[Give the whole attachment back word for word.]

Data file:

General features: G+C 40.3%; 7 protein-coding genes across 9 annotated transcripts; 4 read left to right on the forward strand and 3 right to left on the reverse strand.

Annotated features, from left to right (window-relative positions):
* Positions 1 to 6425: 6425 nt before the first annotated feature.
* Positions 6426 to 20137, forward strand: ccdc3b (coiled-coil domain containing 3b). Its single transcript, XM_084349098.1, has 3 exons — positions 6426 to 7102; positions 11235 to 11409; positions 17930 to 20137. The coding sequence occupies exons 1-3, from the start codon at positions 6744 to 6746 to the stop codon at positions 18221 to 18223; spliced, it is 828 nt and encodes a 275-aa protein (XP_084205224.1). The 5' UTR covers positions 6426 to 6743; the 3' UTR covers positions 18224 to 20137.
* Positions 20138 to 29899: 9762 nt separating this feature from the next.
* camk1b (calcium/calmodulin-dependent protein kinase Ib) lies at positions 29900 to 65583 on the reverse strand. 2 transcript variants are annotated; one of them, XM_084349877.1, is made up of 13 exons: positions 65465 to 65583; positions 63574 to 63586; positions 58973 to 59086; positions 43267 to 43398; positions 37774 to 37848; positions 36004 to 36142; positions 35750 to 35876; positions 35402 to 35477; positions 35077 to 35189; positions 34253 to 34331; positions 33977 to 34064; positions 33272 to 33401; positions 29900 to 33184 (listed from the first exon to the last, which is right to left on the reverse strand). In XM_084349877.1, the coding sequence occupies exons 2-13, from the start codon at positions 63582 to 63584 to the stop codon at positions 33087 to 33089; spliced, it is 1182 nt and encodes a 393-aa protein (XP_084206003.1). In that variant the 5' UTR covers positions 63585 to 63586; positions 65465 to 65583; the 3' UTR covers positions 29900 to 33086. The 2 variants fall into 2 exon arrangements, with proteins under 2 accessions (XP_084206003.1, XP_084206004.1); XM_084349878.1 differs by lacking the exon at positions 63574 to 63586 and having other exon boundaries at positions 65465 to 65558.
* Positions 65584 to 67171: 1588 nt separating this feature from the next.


General features: G+C 40.3%; 7 protein-coding genes across 9 annotated transcripts; 4 read left to right on the forward strand and 3 right to left on the reverse strand.

Annotated features, from left to right (window-relative positions):
* Positions 1 to 6425: 6425 nt before the first annotated feature.
* Positions 6426 to 20137, forward strand: ccdc3b (coiled-coil domain containing 3b). Its single transcript, XM_084349098.1, has 3 exons — positions 6426 to 7102; positions 11235 to 11409; positions 17930 to 20137. The coding sequence occupies exons 1-3, from the start codon at positions 6744 to 6746 to the stop codon at positions 18221 to 18223; spliced, it is 828 nt and encodes a 275-aa protein (XP_084205224.1). The 5' UTR covers positions 6426 to 6743; the 3' UTR covers positions 18224 to 20137.
* Positions 20138 to 29899: 9762 nt separating this feature from the next.
* camk1b (calcium/calmodulin-dependent protein kinase Ib) lies at positions 29900 to 65583 on the reverse strand. 2 transcript variants are annotated; one of them, XM_084349877.1, is made up of 13 exons: positions 65465 to 65583; positions 63574 to 63586; positions 58973 to 59086; positions 43267 to 43398; positions 37774 to 37848; positions 36004 to 36142; positions 35750 to 35876; positions 35402 to 35477; positions 35077 to 35189; positions 34253 to 34331; positions 33977 to 34064; positions 33272 to 33401; positions 29900 to 33184 (listed from the first exon to the last, which is right to left on the reverse strand). In XM_084349877.1, the coding sequence occupies exons 2-13, from the start codon at positions 63582 to 63584 to the stop codon at positions 33087 to 33089; spliced, it is 1182 nt and encodes a 393-aa protein (XP_084206003.1). In that variant the 5' UTR covers positions 63585 to 63586; positions 65465 to 65583; the 3' UTR covers positions 29900 to 33086. The 2 variants fall into 2 exon arrangements, with proteins under 2 accessions (XP_084206003.1, XP_084206004.1); XM_084349878.1 differs by lacking the exon at positions 63574 to 63586 and having other exon boundaries at positions 65465 to 65558.
* Positions 65584 to 67171: 1588 nt separating this feature from the next.